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“Some Reminiscences of the Practice of Dentistry in the Years Between 1845 and 1855” by A. W. French, 1904

A. W. French prepared these reminiscences for publication in the Thirty-ninth Annual Announcement, 1904-1905, of the Washington University Dental Department (Missouri Dental College).


It is with great pleasure and satisfaction, though also with much diffidence, that I respond to the suggestion of the Dean of the Faculty of the Dental Department of Washington University that I should give some reminiscences in addition to those published in the Dental Era two or three years ago, of the state of dental practice at the time that I became a student and learner of the then new art, and here I present such incidents and facts as I can recall to what is now a well advanced and mature profession.

The period traversed may fairly be termed the experimental stage, when everything which suggested itself to the mind as of some value had to be tested, and whatever was good in it discovered by trial.  Of course the patrons of the dentist knew even less than he did, and this fact evened up the relation between them, and as expectation’s were not high the fall was not great.

Model of 1853 dental office
Model of an 1853 dental office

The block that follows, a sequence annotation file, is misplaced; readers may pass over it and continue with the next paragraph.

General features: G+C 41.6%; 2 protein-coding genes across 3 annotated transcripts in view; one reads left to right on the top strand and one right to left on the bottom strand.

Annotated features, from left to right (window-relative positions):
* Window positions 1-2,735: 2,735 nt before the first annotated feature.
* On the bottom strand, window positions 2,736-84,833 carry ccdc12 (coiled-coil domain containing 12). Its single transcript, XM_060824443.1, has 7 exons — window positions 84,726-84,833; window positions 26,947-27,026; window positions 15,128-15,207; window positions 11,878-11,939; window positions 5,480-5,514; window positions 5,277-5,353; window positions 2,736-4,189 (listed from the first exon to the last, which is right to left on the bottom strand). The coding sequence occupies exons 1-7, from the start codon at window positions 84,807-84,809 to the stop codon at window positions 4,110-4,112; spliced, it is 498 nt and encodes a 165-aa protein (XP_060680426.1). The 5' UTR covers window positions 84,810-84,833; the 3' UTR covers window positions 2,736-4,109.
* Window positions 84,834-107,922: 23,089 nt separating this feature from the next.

At the time that I entered upon the study of dentistry in 1845, the usual course for one desiring to become a dentist was to enter the office of a reputable practitioner on an agreement to remain one or two years, pay a stipulated sum for the instruction, and devote his time to the office.  There were placed in his hands a work on anatomy, one on materia medica, on practice, therapeutics, and in short most of the text-books used by medical students.  There was a skull and in some offices a whole skeleton to aid in the study of anatomy, and in my case, but half a block away, there was every winter a course of private lectures on the recent subject with dissections and demonstrations which were open to either amateur or professional students, and I participated in dissections here quite as profitably as when under the drive and pressure of the course in a medical college.  This course was given by one who filled a chair in two medical colleges as much to keep his own knowledge fresh as to instruct students.  In the office of course a busy practitioner gave but little time to the instruction of his students in the studies laid before them, and the learner was left to himself to get what he could out of the book.  How much he absorbed under the conditions, as you know, depended upon himself.  He was permitted to see some of the operations in the mouth, and sometimes was allowed to use the scalers, while all laboratory work was open to him.  He necessarily acquired some knowledge of metallurgy, as much of the skill of the dentist was expended on metal and he had no other basis for his work.  The dread of a visit to the dentist, though not yet wholly absent was much greater than it is now, and not without reason.  The manufacturer of dental instruments had not yet been grafted on to that of surgical instruments, and many of those used would be thought impracticable both in form and finish.  There were but few patterns of forceps, designed for the use of physicians, and those in use were better fitted to crush, than to extract a tooth.